The main issue with corrections is that learners obviously can’t tell which correction they received is the best — and very often, there is no “best”. A lot of stylistical choices are arguable, and with regional variations, a sentence looking alright to some speakers can look weird or plain wrong to others. Let’s say a text was corrected by an American and an Irish person: if people reviewing the correction are mostly Americans, it would make sense for them to upvote the American correction, but it wouldn’t prevent the text from still looking weird or clumsy when presented to an Irish public.
BTW, digressing a bit here, but a way to indicate very localized vocabulary would be useful. Learners should definitely know if a word/expression is very likely not to be understood (or to look very funny, at the very best) outside of a very specific region.
That being said, I saw more than once corrections containing a lot of grammar or spelling mistakes, which were obviously not due to the corrector being forgetful. Maybe some people think they’re fluent in a given language, although it’s actually not the case. Even natives make mistakes. We tend to forget it, but native doesn’t mean linguistically perfect. It’s very hard, if not impossible, to know about every facet of one’s language.
Let me show an example:
OP: Celine wondered how those leaders expected their subordinates to be honest if they were dishonest.
CORRECTOR_1: Celine wondered how those leaders expected their subordinates to be honest if they were dishonest.
I like the correction, but I would like to be able to augment the correction with commas: Celine wondered how those leaders expected their subordinates to be honest if they themselveswere dishonest.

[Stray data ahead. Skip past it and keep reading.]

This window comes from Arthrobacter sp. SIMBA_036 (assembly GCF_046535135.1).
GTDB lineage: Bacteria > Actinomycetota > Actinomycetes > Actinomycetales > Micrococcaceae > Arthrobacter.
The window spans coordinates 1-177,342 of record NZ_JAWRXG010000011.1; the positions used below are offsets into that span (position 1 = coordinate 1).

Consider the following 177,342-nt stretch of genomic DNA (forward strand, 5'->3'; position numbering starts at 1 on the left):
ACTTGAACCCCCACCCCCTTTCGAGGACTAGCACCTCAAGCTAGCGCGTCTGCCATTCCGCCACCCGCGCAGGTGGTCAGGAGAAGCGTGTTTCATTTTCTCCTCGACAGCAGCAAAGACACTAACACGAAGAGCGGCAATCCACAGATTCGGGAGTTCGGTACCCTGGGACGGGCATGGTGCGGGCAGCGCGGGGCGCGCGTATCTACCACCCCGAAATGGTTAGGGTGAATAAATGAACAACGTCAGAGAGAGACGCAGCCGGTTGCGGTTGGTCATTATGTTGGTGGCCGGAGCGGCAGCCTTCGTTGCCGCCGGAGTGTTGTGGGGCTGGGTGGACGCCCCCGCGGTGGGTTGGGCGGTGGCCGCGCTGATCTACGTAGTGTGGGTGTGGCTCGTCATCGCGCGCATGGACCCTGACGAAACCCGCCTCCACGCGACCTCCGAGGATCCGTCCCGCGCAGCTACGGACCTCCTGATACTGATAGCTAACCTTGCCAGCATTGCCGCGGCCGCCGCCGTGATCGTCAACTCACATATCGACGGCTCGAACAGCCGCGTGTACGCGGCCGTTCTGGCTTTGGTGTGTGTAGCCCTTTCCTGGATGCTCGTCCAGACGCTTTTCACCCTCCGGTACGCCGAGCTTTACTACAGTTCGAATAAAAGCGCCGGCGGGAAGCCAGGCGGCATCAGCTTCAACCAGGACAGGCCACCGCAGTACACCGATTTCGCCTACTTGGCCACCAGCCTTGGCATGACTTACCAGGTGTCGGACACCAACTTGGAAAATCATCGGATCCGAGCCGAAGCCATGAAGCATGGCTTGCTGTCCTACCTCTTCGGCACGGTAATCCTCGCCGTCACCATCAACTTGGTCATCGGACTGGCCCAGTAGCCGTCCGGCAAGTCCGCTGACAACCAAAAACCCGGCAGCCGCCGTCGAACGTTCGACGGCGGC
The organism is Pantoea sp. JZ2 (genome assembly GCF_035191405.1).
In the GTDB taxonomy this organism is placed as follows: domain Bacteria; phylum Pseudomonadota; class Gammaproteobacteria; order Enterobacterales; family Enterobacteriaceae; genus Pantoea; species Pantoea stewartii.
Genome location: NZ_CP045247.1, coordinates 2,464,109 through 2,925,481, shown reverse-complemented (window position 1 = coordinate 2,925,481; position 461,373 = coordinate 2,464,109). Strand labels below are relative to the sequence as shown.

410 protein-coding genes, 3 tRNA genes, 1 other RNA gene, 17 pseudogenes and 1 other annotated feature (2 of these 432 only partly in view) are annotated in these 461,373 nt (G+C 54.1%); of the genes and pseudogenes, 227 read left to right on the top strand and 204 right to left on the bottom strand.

Right now, I can do this by opening the same post in two windows, clicking Copy under a correction that I want to augment, pasting the correction into the appropriate box in my correction window, making my augmentations, and repeating this process for each correction that I want to augment. I would like a way to reduce the copy-pasting between windows. And I think it would be helpful to the OP if my augmentations could be highlighted differently than Corrector_1’s so that the OP could easily spot the difference.
Note: The above example is just for illustrative purposes. Whether or not commas are actually necessary in this example is beside the point.
Oh, ok, I see your point! Well, this could befinitely be a good idea for one corrector augmenting a sentence, but in the case of 2, 3 or more correctors re-writing a sentence, all the successive modifications being displayed would become kind of a mess to read, IMO. Or boxes could display only the modifications brought since the last correction only, but we’d kinda lose the point of your system.